Mindfulness Training Improves Major Depression after One but Not Two Years
By John M. de Castro, Ph.D.
“Depression is not only the most common mental illness, it’s also one of the most tenacious. Up to 80 percent of people who experience a major depressive episode may relapse. Drugs may lose their effectiveness over time, if they work at all. But a growing body of research is pointing to an intervention that appears to help prevent relapse by altering thought patterns without side effects: mindfulness-based cognitive therapy, or MBCT.” – Stacy Lu
Clinically diagnosed depression is the most common mental illness, affecting over 6% of the population. Major depression can be quite debilitating. Depression can be difficult to treat and is usually treated with anti-depressive medication. But, of patients treated initially with drugs only about a third attained remission of the depression. After repeated and varied treatments including drugs, therapy, exercise etc. only about two thirds of patients attained remission. But drugs often have troubling side effects and can lose effectiveness over time. In addition, many patients who achieve remission have relapses and recurrences of the depression. Even after remission some symptoms of depression may still be present (residual symptoms).
Being depressed and not responding to treatment or relapsing is a terribly difficult situation. The patients are suffering and nothing appears to work to relieve their intense depression. Suicide becomes a real possibility. So, it is imperative that other treatments be identified that can relieve the suffering. Mindfulness training is an alternative treatment for depression. It has been shown to be an effective treatment for depression and its recurrence and even in the cases where drugs fail. Mindfulness-Based Cognitive Therapy (MBCT) was specifically developed to treat depression. MBCT involves mindfulness training, containing sitting, walking and body scan meditations, and cognitive therapy that attempts to teach patients to distinguish between thoughts, emotions, physical sensations, and behaviors, and to recognize irrational thinking styles and how they affect behavior. MBCT has been found to be effective in treating depression. Most studies, however, only follow the patients for 6 months to a year following therapy. Hence, there is a need to examine the effectiveness of MBCT for the prevention of major depressive disorder relapse over longer post-intervention periods.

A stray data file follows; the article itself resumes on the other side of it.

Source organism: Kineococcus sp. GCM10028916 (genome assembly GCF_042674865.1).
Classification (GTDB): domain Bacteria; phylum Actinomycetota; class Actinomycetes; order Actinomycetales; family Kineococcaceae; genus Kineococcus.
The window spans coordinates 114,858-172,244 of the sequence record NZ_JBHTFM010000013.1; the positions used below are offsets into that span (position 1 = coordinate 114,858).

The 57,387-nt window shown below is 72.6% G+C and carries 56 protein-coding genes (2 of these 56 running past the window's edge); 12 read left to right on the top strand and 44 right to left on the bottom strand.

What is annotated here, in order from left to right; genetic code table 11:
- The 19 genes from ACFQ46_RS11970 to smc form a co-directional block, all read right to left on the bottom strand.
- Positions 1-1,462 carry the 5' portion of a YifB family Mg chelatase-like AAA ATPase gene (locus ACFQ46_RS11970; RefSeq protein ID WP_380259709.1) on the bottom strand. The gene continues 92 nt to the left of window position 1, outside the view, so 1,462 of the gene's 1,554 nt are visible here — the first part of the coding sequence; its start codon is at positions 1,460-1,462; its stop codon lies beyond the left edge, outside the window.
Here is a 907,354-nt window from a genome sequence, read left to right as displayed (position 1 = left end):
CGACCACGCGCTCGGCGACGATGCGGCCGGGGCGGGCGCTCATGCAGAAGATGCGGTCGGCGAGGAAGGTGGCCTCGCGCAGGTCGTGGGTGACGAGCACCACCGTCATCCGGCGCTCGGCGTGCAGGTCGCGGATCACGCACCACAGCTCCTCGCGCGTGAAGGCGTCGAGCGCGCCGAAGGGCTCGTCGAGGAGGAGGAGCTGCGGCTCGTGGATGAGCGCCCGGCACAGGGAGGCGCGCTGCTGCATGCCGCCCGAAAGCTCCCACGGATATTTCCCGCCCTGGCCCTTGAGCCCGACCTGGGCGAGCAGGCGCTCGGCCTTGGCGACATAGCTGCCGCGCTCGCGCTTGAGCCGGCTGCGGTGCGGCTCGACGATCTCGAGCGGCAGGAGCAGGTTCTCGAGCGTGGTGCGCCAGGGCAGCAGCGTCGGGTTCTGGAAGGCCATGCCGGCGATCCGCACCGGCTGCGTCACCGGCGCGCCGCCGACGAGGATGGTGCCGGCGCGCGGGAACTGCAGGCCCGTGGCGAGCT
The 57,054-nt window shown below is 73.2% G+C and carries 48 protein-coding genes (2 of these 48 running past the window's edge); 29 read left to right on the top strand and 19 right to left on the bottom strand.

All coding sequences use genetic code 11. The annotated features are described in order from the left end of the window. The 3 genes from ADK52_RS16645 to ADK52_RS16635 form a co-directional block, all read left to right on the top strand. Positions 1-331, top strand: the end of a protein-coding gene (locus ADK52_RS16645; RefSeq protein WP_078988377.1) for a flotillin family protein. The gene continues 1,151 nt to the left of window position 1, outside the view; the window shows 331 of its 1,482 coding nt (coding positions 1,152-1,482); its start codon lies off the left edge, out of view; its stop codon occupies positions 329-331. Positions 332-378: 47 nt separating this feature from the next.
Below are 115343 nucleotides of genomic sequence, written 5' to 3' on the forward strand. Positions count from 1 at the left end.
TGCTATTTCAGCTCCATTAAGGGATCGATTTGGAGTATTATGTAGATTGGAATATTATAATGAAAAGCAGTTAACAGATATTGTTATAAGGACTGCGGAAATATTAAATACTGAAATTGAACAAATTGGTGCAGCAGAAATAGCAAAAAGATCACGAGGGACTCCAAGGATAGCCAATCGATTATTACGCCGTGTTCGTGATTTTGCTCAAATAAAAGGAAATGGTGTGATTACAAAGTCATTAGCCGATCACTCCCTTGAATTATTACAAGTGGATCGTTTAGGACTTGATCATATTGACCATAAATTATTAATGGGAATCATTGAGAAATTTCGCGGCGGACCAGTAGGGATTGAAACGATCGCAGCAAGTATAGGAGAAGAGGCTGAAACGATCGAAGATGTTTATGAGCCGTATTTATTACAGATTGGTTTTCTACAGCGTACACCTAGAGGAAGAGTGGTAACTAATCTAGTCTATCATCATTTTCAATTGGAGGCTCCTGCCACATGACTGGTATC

In today’s Research News article “Relapse/Recurrence Prevention in Major Depressive Disorder: 26-Month Follow-Up of Mindfulness-Based Cognitive Therapy Versus an Active Control.” (See summary below or view the full text of the study at: https://www.ncbi.nlm.nih.gov/pmc/articles/PMC6112178/), Shallcross and colleagues recruited adults who had experienced at least 3 previous bouts of depression and randomly assigned them to receive either an 8-week group program of Mindfulness-Based Cognitive Therapy (MBCT) or an health education active control condition. They were measured for relapse reoccurrence, practice amounts, depression, life satisfaction, and antidepressant medication use at 6, 12, and 26 months after the intervention.
They found in comparison to baseline and the active control condition that both groups had significant decreases in depressive symptoms and increases in life satisfaction but the patients who received Mindfulness-Based Cognitive Therapy (MBCT) had significantly greater reductions in depressive symptoms over the 12 months following the intervention. But at 26 months after the intervention there were no significant differences between the groups. In addition, over the 26-month post-intervention period there were no significant differences between the groups in relapse rates or life satisfaction.